powered by AFI
Nora Bayes, whose real name was Eleanor Goldberg, a popular entertainer and songwriter in vaudeville and on Broadway, was known for her deep voice and dynamic style. She was the first person to sing George M. Cohan's 1917 song "Over There." Among the shows she appeared in were the Ziegfeld Follies of 1907, 1908, and 1909; Little Miss Fix-It (1911); Maid in America (1915); The Cohan Revue (1917); and Queen O'Hearts (1922). Bayes was married five times. Her second husband was Jack Norworth, with whom she formed a stage act. In a New York Herald Tribune article, Norworth remembers that he first met Bayes when she came into his publisher's office looking for new material. They were married two weeks later and began to perform as a team in vaudeville. Later, they performed for two seasons in the Ziegfeld Follies before their marriage ended. Bayes died in 1928.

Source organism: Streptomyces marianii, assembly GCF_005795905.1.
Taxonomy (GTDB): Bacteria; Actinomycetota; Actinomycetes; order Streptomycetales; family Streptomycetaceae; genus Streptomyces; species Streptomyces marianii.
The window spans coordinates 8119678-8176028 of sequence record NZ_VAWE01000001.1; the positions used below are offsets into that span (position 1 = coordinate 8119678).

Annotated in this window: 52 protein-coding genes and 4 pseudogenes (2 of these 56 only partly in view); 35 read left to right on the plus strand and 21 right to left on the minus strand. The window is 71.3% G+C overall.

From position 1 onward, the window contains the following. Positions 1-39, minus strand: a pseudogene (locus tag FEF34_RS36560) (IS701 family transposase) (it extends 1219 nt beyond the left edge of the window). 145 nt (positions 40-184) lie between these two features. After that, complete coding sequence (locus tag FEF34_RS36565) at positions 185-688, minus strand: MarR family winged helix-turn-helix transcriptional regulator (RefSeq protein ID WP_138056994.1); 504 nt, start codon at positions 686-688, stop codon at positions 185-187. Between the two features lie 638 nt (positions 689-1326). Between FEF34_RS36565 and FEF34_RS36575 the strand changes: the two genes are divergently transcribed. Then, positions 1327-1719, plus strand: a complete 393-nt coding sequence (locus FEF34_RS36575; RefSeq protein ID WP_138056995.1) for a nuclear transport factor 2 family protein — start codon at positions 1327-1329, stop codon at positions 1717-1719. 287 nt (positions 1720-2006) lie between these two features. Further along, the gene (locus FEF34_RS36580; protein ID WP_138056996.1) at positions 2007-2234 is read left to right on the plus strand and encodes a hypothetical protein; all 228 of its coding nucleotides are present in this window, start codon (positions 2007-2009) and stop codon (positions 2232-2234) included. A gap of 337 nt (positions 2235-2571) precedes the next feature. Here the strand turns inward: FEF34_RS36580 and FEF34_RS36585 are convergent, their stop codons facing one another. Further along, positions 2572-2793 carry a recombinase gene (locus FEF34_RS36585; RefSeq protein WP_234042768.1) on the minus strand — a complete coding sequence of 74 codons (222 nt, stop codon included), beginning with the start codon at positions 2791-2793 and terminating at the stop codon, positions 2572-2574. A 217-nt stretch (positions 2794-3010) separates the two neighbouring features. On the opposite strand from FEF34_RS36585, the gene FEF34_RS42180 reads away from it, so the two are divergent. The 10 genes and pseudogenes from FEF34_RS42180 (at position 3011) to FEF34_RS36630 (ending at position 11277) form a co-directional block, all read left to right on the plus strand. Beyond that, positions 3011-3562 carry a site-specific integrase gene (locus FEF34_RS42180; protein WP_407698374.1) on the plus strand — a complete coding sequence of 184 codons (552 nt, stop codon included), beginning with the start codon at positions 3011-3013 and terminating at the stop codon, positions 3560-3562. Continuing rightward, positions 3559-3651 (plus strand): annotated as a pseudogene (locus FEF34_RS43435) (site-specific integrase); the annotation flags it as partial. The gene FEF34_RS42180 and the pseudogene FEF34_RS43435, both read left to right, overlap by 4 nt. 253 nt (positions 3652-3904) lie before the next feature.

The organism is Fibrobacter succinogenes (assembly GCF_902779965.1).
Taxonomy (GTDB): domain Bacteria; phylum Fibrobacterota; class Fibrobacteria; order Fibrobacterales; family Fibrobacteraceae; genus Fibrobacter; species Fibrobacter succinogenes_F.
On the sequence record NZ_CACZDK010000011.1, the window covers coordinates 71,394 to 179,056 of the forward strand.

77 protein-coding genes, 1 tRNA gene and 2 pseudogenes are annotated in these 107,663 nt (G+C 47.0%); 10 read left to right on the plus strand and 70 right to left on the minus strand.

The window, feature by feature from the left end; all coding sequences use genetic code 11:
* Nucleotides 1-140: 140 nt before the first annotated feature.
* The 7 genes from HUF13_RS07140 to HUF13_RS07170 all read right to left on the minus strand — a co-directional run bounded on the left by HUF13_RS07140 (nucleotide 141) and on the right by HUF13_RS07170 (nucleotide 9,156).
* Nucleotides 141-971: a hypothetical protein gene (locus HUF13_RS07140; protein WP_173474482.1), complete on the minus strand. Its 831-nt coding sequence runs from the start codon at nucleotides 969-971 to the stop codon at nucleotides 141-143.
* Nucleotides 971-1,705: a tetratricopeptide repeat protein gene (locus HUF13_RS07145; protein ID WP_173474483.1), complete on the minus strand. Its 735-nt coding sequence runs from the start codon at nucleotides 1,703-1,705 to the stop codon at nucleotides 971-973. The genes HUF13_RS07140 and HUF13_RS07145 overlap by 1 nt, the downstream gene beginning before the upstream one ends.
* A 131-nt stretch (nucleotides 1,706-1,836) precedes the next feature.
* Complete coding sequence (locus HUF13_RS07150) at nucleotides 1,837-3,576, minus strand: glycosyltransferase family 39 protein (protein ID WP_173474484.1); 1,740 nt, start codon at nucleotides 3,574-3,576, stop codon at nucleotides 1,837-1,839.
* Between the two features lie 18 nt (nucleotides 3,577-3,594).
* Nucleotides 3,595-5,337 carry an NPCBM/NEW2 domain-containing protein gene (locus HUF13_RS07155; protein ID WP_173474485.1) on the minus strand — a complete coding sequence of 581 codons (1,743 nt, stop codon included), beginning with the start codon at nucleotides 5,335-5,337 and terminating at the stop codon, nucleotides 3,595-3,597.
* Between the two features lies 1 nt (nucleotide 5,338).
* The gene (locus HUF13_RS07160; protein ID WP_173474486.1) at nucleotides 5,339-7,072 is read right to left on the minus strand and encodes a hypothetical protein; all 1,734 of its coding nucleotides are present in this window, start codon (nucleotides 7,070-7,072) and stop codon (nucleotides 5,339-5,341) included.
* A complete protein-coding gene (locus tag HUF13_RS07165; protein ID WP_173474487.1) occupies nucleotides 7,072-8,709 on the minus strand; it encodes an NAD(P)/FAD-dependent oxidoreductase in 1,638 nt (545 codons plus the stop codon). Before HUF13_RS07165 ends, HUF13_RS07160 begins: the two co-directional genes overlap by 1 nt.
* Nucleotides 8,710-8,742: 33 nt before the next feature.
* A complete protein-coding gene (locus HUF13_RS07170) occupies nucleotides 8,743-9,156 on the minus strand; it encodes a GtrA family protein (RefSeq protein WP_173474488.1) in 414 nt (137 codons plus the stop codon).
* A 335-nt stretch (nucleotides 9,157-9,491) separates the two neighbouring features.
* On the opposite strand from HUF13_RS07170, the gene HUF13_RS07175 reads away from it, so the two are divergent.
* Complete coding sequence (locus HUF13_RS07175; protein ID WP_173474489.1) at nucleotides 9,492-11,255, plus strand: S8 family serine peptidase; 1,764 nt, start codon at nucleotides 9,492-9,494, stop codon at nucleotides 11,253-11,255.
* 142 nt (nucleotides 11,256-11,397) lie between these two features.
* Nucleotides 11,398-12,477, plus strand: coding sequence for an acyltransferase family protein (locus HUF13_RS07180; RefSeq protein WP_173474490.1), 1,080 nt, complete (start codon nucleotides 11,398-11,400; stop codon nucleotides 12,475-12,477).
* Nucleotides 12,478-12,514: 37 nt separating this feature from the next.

According to press releases in the file on the film at the AMPAS Library, Harold Goldman and Bert Granet were at one time assigned to write the screenplay and Julius J. and Philip G. Epstein were to make their producing debut with this film. Hollywood Reporter news items add that Jerry Wald was also slated to produce the film, some scenes for which were shot on location at the Warner Bros. Ranch.